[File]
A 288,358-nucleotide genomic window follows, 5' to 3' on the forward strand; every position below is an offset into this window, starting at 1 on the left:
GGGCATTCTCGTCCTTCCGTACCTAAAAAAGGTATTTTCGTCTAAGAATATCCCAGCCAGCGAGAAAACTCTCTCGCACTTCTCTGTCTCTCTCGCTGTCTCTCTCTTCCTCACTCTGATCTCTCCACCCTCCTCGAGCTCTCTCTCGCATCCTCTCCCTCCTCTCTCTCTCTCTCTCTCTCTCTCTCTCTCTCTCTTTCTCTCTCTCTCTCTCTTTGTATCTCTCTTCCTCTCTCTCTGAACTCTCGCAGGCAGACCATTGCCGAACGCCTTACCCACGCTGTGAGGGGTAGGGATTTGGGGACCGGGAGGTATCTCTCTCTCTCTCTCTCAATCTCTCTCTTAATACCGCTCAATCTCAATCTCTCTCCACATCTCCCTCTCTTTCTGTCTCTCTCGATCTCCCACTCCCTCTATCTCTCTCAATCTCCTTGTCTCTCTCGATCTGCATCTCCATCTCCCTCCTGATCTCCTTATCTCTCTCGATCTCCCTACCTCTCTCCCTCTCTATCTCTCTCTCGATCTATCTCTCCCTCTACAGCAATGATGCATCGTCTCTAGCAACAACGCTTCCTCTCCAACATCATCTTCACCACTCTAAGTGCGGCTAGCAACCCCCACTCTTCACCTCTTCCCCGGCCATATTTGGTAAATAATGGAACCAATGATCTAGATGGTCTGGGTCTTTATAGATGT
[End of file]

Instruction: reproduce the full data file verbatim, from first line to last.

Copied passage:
A 288,358-nucleotide genomic window follows, 5' to 3' on the forward strand; every position below is an offset into this window, starting at 1 on the left:
GGGCATTCTCGTCCTTCCGTACCTAAAAAAGGTATTTTCGTCTAAGAATATCCCAGCCAGCGAGAAAACTCTCTCGCACTTCTCTGTCTCTCTCGCTGTCTCTCTCTTCCTCACTCTGATCTCTCCACCCTCCTCGAGCTCTCTCTCGCATCCTCTCCCTCCTCTCTCTCTCTCTCTCTCTCTCTCTCTCTCTCTCTTTCTCTCTCTCTCTCTCTTTGTATCTCTCTTCCTCTCTCTCTGAACTCTCGCAGGCAGACCATTGCCGAACGCCTTACCCACGCTGTGAGGGGTAGGGATTTGGGGACCGGGAGGTATCTCTCTCTCTCTCTCTCAATCTCTCTCTTAATACCGCTCAATCTCAATCTCTCTCCACATCTCCCTCTCTTTCTGTCTCTCTCGATCTCCCACTCCCTCTATCTCTCTCAATCTCCTTGTCTCTCTCGATCTGCATCTCCATCTCCCTCCTGATCTCCTTATCTCTCTCGATCTCCCTACCTCTCTCCCTCTCTATCTCTCTCTCGATCTATCTCTCCCTCTACAGCAATGATGCATCGTCTCTAGCAACAACGCTTCCTCTCCAACATCATCTTCACCACTCTAAGTGCGGCTAGCAACCCCCACTCTTCACCTCTTCCCCGGCCATATTTGGTAAATAATGGAACCAATGATCTAGATGGTCTGGGTCTTTATAGATGT